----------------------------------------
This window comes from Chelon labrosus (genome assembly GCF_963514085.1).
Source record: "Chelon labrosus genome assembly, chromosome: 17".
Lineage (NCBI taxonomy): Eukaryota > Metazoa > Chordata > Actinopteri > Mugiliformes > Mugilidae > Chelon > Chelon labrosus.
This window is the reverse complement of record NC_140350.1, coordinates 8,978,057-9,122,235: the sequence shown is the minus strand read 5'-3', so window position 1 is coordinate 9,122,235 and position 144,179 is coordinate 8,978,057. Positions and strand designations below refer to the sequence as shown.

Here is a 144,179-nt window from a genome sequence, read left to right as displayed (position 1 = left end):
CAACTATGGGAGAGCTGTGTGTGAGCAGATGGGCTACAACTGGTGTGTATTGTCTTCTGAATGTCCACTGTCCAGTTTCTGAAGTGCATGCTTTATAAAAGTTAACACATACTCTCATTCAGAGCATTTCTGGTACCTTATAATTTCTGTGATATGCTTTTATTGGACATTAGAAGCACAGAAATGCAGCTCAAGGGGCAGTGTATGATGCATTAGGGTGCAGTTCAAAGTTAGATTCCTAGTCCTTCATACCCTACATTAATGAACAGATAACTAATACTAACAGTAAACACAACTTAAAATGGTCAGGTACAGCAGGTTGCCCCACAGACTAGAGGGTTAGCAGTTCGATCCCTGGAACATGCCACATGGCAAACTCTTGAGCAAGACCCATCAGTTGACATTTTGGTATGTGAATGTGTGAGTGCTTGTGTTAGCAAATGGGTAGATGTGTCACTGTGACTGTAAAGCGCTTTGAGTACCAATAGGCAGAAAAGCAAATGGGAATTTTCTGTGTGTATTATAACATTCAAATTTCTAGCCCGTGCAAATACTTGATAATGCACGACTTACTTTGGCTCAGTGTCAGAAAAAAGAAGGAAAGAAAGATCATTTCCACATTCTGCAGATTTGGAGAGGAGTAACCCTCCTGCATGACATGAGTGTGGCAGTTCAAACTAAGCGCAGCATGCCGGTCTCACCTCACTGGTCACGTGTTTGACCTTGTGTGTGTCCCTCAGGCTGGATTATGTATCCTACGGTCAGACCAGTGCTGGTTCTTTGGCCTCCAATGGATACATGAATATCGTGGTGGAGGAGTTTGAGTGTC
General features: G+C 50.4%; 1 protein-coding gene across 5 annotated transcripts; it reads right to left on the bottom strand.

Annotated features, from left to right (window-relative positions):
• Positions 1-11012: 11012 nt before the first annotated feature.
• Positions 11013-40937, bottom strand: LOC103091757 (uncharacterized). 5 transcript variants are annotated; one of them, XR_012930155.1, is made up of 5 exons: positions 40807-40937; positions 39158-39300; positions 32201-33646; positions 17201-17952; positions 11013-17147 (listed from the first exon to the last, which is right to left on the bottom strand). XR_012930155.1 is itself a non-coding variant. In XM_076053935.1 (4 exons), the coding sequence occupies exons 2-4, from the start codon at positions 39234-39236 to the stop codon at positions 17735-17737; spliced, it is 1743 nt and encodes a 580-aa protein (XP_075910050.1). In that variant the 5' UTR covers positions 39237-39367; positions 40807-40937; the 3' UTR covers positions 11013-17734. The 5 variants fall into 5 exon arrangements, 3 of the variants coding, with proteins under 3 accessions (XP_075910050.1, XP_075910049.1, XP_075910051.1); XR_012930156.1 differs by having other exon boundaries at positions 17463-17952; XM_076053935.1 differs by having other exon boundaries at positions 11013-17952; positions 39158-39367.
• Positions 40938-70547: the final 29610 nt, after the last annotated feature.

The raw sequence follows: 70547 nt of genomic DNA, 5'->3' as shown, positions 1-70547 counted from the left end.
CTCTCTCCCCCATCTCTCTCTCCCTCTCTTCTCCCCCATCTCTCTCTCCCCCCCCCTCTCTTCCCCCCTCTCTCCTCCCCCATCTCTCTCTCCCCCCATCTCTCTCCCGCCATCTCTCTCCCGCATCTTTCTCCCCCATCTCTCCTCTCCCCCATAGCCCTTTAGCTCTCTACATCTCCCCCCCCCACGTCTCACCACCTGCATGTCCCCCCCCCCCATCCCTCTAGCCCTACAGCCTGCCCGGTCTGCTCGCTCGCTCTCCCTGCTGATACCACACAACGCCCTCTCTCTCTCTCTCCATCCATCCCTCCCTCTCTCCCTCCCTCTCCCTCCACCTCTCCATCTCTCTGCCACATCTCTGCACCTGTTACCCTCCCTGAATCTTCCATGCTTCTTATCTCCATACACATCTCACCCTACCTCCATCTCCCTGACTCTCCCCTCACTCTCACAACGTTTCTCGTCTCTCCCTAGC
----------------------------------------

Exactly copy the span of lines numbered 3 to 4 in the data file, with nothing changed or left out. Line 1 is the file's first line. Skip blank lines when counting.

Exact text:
Lineage (NCBI taxonomy): Eukaryota > Metazoa > Chordata > Actinopteri > Mugiliformes > Mugilidae > Chelon > Chelon labrosus.
This window is the reverse complement of record NC_140350.1, coordinates 8,978,057-9,122,235: the sequence shown is the minus strand read 5'-3', so window position 1 is coordinate 9,122,235 and position 144,179 is coordinate 8,978,057. Positions and strand designations below refer to the sequence as shown.